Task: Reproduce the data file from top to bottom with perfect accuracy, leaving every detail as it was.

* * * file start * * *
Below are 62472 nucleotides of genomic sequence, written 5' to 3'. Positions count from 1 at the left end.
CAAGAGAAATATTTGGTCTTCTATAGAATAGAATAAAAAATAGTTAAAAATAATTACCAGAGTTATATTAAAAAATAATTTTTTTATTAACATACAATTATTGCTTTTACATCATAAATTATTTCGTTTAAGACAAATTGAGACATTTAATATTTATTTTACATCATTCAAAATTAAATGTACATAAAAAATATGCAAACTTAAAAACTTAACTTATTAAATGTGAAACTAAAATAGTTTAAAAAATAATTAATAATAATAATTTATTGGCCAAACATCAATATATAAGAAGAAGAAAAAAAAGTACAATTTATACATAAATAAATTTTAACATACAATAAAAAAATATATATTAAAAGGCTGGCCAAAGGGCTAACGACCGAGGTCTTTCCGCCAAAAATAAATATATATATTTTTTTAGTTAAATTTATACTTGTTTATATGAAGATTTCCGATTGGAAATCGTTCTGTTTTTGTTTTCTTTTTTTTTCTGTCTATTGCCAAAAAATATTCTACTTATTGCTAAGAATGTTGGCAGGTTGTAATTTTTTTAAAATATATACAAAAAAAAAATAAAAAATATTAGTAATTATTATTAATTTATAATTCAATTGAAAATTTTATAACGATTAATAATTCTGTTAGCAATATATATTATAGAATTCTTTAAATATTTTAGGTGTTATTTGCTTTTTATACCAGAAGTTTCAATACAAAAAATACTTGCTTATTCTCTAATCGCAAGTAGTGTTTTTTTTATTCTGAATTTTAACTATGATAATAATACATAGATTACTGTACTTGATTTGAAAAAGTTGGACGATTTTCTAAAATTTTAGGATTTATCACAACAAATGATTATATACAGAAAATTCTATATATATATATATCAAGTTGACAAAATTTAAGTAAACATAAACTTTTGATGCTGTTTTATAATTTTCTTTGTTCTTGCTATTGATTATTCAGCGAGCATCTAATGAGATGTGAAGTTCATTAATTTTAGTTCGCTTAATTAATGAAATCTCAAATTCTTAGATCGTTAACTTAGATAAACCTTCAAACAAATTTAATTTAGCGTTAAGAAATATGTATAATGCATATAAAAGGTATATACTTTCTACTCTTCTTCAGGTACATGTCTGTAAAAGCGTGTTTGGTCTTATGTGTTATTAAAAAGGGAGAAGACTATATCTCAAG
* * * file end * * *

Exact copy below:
Below are 62472 nucleotides of genomic sequence, written 5' to 3'. Positions count from 1 at the left end.
CAAGAGAAATATTTGGTCTTCTATAGAATAGAATAAAAAATAGTTAAAAATAATTACCAGAGTTATATTAAAAAATAATTTTTTTATTAACATACAATTATTGCTTTTACATCATAAATTATTTCGTTTAAGACAAATTGAGACATTTAATATTTATTTTACATCATTCAAAATTAAATGTACATAAAAAATATGCAAACTTAAAAACTTAACTTATTAAATGTGAAACTAAAATAGTTTAAAAAATAATTAATAATAATAATTTATTGGCCAAACATCAATATATAAGAAGAAGAAAAAAAAGTACAATTTATACATAAATAAATTTTAACATACAATAAAAAAATATATATTAAAAGGCTGGCCAAAGGGCTAACGACCGAGGTCTTTCCGCCAAAAATAAATATATATATTTTTTTAGTTAAATTTATACTTGTTTATATGAAGATTTCCGATTGGAAATCGTTCTGTTTTTGTTTTCTTTTTTTTTCTGTCTATTGCCAAAAAATATTCTACTTATTGCTAAGAATGTTGGCAGGTTGTAATTTTTTTAAAATATATACAAAAAAAAAATAAAAAATATTAGTAATTATTATTAATTTATAATTCAATTGAAAATTTTATAACGATTAATAATTCTGTTAGCAATATATATTATAGAATTCTTTAAATATTTTAGGTGTTATTTGCTTTTTATACCAGAAGTTTCAATACAAAAAATACTTGCTTATTCTCTAATCGCAAGTAGTGTTTTTTTTATTCTGAATTTTAACTATGATAATAATACATAGATTACTGTACTTGATTTGAAAAAGTTGGACGATTTTCTAAAATTTTAGGATTTATCACAACAAATGATTATATACAGAAAATTCTATATATATATATATCAAGTTGACAAAATTTAAGTAAACATAAACTTTTGATGCTGTTTTATAATTTTCTTTGTTCTTGCTATTGATTATTCAGCGAGCATCTAATGAGATGTGAAGTTCATTAATTTTAGTTCGCTTAATTAATGAAATCTCAAATTCTTAGATCGTTAACTTAGATAAACCTTCAAACAAATTTAATTTAGCGTTAAGAAATATGTATAATGCATATAAAAGGTATATACTTTCTACTCTTCTTCAGGTACATGTCTGTAAAAGCGTGTTTGGTCTTATGTGTTATTAAAAAGGGAGAAGACTATATCTCAAG